"AN internet campaign to get Alistair Darling banned from every pub in the UK has been inspired by a bar in the Capital. Last week, the News revealed that Utopia on Leith Walk had put up a poster barring the Chancellor after his 4p per pint tax increase in the Budget. The report prompted an Edinburgh-based blog, Musings of a Reactionary Snob, to call for the ban to be made nationwide. The campaign has 110 supporters on its Facebook site, and pubs in Bolton, Lewes and Oxfordshire have followed Utopia ..."

Mr Smith loves it, but he suspects that Mr Darling doesn't spend a lot of his time hanging about pubs, so being barred from them probably won't matter.

There are more questions ...

Reform Scotland.

Mr Smith has been passed a copy of an invitation to the "Launch Party" for a new "independent, non-party think tank," Reform Scotland, on 15th April 2008 which aims to "promote new directions for public policy based on the traditional Scottish principles of limited government, diversity and personal responsibility."

So far so good, except .... the Director of the new "think tank" is none other than Geoff Mawdsley who's other claims to fame are that he is a failed Conservative Parliamentary candidiate and former political adviser to former Scottish Conservative Leader David McLetchie MSP, as well as being a former lobbyist.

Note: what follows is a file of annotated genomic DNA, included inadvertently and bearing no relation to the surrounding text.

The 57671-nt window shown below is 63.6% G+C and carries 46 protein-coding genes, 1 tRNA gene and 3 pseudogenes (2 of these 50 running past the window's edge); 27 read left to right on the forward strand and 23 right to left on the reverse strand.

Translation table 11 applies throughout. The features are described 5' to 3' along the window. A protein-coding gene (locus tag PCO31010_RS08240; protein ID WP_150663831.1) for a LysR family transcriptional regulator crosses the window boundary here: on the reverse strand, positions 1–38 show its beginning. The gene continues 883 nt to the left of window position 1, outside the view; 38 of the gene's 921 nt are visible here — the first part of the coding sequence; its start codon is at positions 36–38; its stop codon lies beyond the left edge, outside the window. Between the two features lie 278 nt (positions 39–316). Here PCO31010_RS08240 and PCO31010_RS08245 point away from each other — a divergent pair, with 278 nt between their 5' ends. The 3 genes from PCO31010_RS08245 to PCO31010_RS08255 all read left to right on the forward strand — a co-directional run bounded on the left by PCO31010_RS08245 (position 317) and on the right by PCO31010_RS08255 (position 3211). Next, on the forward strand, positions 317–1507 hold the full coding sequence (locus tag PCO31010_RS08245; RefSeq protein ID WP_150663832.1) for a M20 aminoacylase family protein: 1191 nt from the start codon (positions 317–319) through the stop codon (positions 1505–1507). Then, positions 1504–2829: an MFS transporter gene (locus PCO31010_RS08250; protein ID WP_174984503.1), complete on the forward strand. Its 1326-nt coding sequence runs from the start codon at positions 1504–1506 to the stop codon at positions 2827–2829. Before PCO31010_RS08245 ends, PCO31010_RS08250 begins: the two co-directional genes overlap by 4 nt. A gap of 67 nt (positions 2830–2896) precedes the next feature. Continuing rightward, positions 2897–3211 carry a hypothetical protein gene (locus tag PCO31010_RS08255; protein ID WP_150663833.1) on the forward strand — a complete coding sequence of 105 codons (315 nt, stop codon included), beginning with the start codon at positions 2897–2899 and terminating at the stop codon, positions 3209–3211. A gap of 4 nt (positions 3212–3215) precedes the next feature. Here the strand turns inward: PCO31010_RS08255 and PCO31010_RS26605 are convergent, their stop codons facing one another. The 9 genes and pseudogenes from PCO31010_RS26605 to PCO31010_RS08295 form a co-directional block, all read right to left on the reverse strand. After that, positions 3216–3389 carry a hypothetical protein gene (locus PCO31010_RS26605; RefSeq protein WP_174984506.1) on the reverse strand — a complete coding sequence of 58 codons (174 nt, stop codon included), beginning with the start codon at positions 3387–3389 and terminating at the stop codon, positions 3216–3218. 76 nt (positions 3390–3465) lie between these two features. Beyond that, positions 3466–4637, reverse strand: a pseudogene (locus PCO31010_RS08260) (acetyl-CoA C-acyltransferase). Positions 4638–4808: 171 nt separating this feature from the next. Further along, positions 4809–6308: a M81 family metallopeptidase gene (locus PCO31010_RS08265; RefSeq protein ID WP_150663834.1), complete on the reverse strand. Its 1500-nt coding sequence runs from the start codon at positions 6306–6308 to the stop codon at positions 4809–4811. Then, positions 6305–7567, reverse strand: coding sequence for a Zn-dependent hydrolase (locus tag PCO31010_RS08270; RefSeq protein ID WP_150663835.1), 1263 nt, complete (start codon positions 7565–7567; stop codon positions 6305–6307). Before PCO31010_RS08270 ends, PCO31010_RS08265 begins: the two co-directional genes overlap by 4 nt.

So how "independent" and "non-party" can our Geoff really be?

Tuesday, 25 March 2008

The Invisible Man.

Mr Smith read the commentary from Iain Macwhirter in this week's Sunday Herald in which he highlights the "non appearance" of PM Gordon Brown on issues of major public concern, like the collapse of Northern Rock or the current global financial crisis.

"AT DOWNING Street upon the stair, I met a man who wasn't Blair. He wasn't Blair again today. Oh how I wish he'd go away." So read the mystery quatrain, allegedly penned by a disgruntled Cabinet minister, which circulated Westminster last week. The verse paraphrases the American poet Hughes Mearns's well-known Antigonish: "As I was going up the stair, I met a man who wasn't there ..." This isn't the first time that Brown has been hit by a rocket-propelled stanza, either. TS Eliot's Macavity: The Mystery Cat has been widely used by the prime minister's critics, and the poems relate to his tendency to absent himself when things go wrong ("Macavity's not there"). Obviously, this is just dodgy doggerel, but humour has a knack of revealing truth. The image of Gordon Brown now becoming fixed in the public mind, and reflected in these poems, is that of a politician who cannot face up to adversity."